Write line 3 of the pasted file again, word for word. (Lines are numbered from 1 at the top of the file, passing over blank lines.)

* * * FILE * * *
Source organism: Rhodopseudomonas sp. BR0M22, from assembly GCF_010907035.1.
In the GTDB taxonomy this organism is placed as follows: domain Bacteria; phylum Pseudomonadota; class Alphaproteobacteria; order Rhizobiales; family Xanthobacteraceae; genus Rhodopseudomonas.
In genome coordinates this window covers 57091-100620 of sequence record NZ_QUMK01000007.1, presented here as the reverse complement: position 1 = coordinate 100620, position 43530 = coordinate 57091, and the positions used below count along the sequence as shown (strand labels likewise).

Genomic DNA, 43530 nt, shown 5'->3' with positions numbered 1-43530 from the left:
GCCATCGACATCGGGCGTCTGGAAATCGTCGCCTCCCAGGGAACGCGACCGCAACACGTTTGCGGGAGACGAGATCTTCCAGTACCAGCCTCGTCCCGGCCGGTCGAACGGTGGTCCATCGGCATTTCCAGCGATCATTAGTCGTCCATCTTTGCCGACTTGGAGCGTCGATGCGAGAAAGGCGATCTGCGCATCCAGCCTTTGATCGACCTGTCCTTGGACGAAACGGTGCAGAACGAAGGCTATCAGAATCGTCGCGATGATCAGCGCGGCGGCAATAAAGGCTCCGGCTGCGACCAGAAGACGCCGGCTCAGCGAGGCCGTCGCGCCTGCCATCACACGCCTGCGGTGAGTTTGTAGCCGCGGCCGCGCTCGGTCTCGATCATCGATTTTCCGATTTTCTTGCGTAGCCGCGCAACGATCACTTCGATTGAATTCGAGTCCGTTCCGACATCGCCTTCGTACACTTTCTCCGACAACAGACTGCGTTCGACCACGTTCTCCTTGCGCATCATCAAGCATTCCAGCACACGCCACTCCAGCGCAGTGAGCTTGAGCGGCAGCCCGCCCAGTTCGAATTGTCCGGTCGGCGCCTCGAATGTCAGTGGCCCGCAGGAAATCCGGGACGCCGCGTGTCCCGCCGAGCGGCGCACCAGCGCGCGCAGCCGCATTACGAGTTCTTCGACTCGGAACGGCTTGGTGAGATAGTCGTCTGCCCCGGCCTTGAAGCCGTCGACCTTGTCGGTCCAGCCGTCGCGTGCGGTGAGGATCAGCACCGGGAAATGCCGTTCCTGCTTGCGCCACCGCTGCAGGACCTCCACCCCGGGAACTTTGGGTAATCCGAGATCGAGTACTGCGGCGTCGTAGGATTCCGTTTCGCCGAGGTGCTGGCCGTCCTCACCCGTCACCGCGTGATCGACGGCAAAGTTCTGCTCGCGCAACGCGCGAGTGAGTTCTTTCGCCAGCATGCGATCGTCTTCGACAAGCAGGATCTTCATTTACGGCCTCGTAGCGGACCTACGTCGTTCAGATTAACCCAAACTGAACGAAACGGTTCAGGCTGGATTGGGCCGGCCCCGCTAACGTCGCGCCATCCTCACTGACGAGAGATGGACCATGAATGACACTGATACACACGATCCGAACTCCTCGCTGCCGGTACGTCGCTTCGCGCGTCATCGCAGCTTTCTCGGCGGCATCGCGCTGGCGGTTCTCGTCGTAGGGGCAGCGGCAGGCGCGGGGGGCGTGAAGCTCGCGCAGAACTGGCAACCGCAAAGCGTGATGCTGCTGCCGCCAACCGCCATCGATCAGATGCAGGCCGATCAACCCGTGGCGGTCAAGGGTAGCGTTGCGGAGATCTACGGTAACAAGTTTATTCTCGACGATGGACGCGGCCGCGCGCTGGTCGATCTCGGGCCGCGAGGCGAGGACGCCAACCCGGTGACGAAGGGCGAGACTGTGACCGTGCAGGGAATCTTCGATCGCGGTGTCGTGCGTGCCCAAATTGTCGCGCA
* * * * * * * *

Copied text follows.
In genome coordinates this window covers 57091-100620 of sequence record NZ_QUMK01000007.1, presented here as the reverse complement: position 1 = coordinate 100620, position 43530 = coordinate 57091, and the positions used below count along the sequence as shown (strand labels likewise).